My story hits my chest and cuts my heart
It’s my skin color, my only designation…
I’m invisible before your white eyes
You own me because you found me
But my mom gave me life, she gave me life free
I remember her face
When the palm of our hands touched, for the last time

In the next two songs, Jaime Korkos partnered closely with her cello partners, who sometimes doubled the vocal lines and sometimes sang, providing a more complex texture in Who We Are. Composer Daniel Reza Sabzghabaei discussed the way he used clusters of tones and multiple voices to “bring out the authentic feeling” and “words that are emboldened” in Massachusetts native Larry Spotted Crow Mann’s hypnotic poem Who We Are:

We are the Wampum Belt
Open at both Ends –
Still
Weaving Our Story.
[…]
We are the Cedar Basket,
Sewn from the Roots of the Universe
Forever
Expanding Our Spirit.

Jerod Tate’s song in Chickasaw and English Ithánali/I Know (for which he wrote both text and music) was the most closely linked to the theme of WSP’s new operatic production, Cosmic Cowboy. What if the first astronaut on Mars was a Native American woman? How would it feel to be both a colonizer and a member of a colonized people? Jamie Korkos’s singing of this introspective, illusive personal exploration stunned the audience.

This is the moment.
The old ones, they know.
Now I will listen and follow.
Now I know.
Anchonkash, (my heart) is clear.

Brianna Robinson excelled in this close-up medium, bringing the heart-wringing frustration of her opening sung monologue Colonialism intro sharp contrast with the central set of three poems (two of which were spoken). Toni Jackson and Chinese-American composer Kui Dong introduced the fourth song, an autobiographical litany by Dominican student Melody Guerrero, in which twelve of the thirteen lines began with the text “Where I’m from…” Kui Dong’s suspended harmonies were not organized by a clear pulse, but outlined clear tonal centers and created a cloud of sound around the vocalist. The modal interaction between  Robinson’s melodic phrases and Agnes Kim’s rhapsodic cello work acted as a salve for the acerbic, often ironic poem Dominican.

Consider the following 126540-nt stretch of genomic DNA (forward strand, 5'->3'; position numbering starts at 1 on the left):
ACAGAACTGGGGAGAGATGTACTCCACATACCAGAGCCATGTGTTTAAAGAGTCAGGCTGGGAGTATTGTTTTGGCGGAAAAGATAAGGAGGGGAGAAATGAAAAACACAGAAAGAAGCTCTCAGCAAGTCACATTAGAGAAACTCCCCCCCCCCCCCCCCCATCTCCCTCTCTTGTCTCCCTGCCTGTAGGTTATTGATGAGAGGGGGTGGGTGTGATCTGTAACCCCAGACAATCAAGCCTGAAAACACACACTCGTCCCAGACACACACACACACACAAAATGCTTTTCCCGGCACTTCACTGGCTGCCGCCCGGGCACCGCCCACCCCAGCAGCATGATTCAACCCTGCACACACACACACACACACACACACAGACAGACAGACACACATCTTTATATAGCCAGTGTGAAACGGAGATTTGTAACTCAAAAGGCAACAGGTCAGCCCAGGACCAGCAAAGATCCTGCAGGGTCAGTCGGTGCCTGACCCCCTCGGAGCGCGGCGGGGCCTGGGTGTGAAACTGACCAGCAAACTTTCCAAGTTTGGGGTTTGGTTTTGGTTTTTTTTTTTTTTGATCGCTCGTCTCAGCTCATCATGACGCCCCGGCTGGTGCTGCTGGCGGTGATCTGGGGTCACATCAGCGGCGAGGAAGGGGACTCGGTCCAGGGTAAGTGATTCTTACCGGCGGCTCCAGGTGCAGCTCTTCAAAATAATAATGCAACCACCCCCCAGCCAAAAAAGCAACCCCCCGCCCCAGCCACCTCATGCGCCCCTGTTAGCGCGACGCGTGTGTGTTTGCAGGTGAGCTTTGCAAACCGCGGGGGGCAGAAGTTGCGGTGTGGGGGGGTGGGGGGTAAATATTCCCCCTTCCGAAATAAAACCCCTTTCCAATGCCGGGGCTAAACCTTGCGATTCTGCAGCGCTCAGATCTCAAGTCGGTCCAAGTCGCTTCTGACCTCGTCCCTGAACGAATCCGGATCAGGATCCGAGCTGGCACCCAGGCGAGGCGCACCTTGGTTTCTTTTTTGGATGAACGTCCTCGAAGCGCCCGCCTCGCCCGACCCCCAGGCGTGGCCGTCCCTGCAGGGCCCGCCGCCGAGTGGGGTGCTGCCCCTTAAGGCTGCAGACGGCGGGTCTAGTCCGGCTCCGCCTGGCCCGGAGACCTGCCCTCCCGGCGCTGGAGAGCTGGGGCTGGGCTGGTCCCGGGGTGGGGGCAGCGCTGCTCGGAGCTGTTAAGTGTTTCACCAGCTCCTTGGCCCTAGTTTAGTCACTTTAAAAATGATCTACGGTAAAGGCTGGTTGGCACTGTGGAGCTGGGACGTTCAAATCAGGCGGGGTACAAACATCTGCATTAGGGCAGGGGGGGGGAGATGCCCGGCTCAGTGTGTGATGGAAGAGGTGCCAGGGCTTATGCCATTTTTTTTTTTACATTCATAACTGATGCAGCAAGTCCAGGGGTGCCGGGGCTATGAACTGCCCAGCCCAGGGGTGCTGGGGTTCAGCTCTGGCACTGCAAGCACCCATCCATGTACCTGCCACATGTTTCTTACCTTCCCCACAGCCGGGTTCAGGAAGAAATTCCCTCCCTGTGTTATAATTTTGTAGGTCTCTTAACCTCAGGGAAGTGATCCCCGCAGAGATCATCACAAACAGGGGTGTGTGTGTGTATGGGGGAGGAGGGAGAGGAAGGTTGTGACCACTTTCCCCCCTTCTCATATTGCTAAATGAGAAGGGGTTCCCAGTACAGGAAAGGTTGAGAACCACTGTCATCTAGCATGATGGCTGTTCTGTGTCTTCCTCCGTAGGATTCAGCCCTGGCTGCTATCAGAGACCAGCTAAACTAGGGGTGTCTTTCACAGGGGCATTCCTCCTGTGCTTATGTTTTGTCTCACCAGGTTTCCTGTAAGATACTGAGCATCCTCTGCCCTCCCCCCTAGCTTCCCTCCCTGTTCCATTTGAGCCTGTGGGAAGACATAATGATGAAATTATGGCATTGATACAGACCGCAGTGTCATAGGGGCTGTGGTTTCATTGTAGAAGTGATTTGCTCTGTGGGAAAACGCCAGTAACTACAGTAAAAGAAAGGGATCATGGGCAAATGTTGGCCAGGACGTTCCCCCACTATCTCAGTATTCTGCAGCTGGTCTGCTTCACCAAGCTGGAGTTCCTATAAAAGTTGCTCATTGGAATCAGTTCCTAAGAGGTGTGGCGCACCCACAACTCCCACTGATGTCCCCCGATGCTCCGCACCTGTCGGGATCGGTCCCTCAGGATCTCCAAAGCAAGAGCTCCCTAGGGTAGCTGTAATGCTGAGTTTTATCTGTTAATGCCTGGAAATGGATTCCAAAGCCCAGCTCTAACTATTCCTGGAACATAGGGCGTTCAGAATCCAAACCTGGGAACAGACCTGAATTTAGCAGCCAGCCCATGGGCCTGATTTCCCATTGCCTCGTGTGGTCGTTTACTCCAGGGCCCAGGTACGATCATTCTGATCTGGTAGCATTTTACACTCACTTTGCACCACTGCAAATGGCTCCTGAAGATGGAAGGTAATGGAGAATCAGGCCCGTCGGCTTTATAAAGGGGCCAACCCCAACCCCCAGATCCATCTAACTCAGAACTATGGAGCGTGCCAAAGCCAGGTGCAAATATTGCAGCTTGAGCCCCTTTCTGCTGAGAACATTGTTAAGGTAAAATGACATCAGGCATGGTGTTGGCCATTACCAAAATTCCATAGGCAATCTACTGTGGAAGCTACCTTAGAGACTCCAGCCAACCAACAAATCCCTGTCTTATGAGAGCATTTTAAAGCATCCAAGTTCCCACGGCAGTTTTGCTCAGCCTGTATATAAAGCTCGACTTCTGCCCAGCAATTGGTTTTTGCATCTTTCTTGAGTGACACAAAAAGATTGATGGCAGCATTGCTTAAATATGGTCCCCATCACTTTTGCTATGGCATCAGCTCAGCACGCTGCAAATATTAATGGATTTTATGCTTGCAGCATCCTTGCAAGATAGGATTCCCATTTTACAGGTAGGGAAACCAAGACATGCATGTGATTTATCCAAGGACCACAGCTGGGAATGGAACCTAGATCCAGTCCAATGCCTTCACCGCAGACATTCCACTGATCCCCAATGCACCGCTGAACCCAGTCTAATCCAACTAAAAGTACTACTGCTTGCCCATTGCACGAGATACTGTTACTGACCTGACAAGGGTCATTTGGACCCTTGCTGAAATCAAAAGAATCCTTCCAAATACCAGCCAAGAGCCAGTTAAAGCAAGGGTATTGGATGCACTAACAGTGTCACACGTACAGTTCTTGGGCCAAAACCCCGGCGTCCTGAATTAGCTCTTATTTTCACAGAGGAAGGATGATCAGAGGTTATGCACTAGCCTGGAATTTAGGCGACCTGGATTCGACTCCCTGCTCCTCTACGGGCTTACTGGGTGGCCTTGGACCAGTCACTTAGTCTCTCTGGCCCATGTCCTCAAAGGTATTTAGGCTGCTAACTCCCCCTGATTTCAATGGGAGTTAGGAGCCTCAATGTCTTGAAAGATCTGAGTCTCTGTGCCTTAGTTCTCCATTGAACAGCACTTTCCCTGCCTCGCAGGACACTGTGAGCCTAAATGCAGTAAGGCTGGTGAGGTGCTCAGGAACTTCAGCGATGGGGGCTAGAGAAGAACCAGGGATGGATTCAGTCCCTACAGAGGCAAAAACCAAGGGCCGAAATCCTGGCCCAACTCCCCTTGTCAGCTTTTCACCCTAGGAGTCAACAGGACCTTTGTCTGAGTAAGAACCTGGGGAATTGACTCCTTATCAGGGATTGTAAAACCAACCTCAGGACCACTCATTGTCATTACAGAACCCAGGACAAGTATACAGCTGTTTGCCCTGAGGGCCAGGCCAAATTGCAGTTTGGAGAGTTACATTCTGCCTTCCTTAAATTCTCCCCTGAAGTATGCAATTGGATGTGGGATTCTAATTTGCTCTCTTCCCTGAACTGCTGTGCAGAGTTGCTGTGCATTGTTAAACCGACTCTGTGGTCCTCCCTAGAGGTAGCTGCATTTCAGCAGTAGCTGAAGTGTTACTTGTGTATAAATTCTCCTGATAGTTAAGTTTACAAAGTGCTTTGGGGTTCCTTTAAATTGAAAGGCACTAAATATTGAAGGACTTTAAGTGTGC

Timothy Steele set Lordorina Hercules’ poem Fight as a mostly-spoken monologue supported by body percussion and piano and Agnes Kim playing a variety of household objects. Hercules framed her aggressive, vibrant three-section narrative with a refrain, emphasizing elements of “the fight” waged by Haitians to ensure that future generations would enjoy more safety and freedom than their forebears. Michele Cheng’s innovative use of found objects brought out the pulse of Hercules’ poetry, elevating each part of the story to a mesmerizing climax.

The six and seventh texts reflected on the power inherent in the naming and (colonial) renaming of places. Congo Song by Chiruza Muhimuzi, a recent arrival to Boston from the Democratic Republic of Congo, was ably introduced by the poet and recited by Brianna Robinson. His words vividly conveyed losses of power, possession, and personal voice as told by his grandfather:

Their occupation of our land was slow, slow
They renamed our mountains, rivers, lakes and plants
Even though they all had names

Jacobs’ complex poem A Colonized Flower, inspired by a visual image of a flower renamed. Places a first-person narrative in the flower’s own voice (“I don’t know my true name For Raffles named me after himself…”) explores the power of losing one’s identity:

I’m the world’s largest flower
Three feet wide, fifteen pounds strong
And stinking of carrion to attract my prey
I lived for centuries
In the rainforests of Southeast Asia
Before I was “discovered” on May 19, 1818

Elena Ruehr (file photo)

Elena Ruehr’s gently ironic setting fluctuated between a five-note motive (most often heard in the piano) and a lush European-style anthem texture, featuring Jaime Korkos’ beautiful singing and Agnes Kim on cello. WSP’s next opera premiere, Cosmic Cowboy, will feature these same compositional partners in their first extended collaboration (Jacobs’ sixth libretto and Ruehr’s fifth completed opera) HERE.